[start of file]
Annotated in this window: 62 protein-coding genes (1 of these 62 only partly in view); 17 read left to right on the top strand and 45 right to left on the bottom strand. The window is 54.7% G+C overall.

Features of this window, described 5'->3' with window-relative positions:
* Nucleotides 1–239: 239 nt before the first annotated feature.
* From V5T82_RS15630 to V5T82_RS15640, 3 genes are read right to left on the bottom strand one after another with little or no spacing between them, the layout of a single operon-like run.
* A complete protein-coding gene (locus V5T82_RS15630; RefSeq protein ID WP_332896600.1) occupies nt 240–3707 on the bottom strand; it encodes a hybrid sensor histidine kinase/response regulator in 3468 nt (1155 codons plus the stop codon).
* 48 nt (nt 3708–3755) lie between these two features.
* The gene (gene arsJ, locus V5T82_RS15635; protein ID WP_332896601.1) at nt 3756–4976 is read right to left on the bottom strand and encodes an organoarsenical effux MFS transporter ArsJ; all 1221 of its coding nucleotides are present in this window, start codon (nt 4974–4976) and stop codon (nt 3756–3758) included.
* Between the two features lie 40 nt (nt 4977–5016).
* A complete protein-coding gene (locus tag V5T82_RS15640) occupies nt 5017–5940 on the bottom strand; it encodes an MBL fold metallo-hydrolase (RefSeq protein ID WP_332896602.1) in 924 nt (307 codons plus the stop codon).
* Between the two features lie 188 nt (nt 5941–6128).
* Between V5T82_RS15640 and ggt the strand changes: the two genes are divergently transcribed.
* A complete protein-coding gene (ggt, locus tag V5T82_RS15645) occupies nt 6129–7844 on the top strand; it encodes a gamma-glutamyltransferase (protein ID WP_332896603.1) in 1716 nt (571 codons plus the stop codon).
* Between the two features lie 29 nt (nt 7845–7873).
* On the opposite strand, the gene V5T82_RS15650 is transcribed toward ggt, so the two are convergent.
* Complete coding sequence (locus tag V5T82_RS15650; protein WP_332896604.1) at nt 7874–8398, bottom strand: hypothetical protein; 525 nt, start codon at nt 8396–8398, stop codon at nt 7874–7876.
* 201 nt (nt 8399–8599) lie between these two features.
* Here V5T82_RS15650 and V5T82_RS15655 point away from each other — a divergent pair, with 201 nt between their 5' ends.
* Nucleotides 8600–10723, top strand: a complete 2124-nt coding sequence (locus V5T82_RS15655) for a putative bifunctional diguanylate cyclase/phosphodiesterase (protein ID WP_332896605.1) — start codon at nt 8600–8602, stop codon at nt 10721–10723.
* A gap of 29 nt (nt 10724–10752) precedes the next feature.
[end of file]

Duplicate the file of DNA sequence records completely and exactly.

Annotated in this window: 62 protein-coding genes (1 of these 62 only partly in view); 17 read left to right on the top strand and 45 right to left on the bottom strand. The window is 54.7% G+C overall.

Features of this window, described 5'->3' with window-relative positions:
* Nucleotides 1–239: 239 nt before the first annotated feature.
* From V5T82_RS15630 to V5T82_RS15640, 3 genes are read right to left on the bottom strand one after another with little or no spacing between them, the layout of a single operon-like run.
* A complete protein-coding gene (locus V5T82_RS15630; RefSeq protein ID WP_332896600.1) occupies nt 240–3707 on the bottom strand; it encodes a hybrid sensor histidine kinase/response regulator in 3468 nt (1155 codons plus the stop codon).
* 48 nt (nt 3708–3755) lie between these two features.
* The gene (gene arsJ, locus V5T82_RS15635; protein ID WP_332896601.1) at nt 3756–4976 is read right to left on the bottom strand and encodes an organoarsenical effux MFS transporter ArsJ; all 1221 of its coding nucleotides are present in this window, start codon (nt 4974–4976) and stop codon (nt 3756–3758) included.
* Between the two features lie 40 nt (nt 4977–5016).
* A complete protein-coding gene (locus tag V5T82_RS15640) occupies nt 5017–5940 on the bottom strand; it encodes an MBL fold metallo-hydrolase (RefSeq protein ID WP_332896602.1) in 924 nt (307 codons plus the stop codon).
* Between the two features lie 188 nt (nt 5941–6128).
* Between V5T82_RS15640 and ggt the strand changes: the two genes are divergently transcribed.
* A complete protein-coding gene (ggt, locus tag V5T82_RS15645) occupies nt 6129–7844 on the top strand; it encodes a gamma-glutamyltransferase (protein ID WP_332896603.1) in 1716 nt (571 codons plus the stop codon).
* Between the two features lie 29 nt (nt 7845–7873).
* On the opposite strand, the gene V5T82_RS15650 is transcribed toward ggt, so the two are convergent.
* Complete coding sequence (locus tag V5T82_RS15650; protein WP_332896604.1) at nt 7874–8398, bottom strand: hypothetical protein; 525 nt, start codon at nt 8396–8398, stop codon at nt 7874–7876.
* 201 nt (nt 8399–8599) lie between these two features.
* Here V5T82_RS15650 and V5T82_RS15655 point away from each other — a divergent pair, with 201 nt between their 5' ends.
* Nucleotides 8600–10723, top strand: a complete 2124-nt coding sequence (locus V5T82_RS15655) for a putative bifunctional diguanylate cyclase/phosphodiesterase (protein ID WP_332896605.1) — start codon at nt 8600–8602, stop codon at nt 10721–10723.
* A gap of 29 nt (nt 10724–10752) precedes the next feature.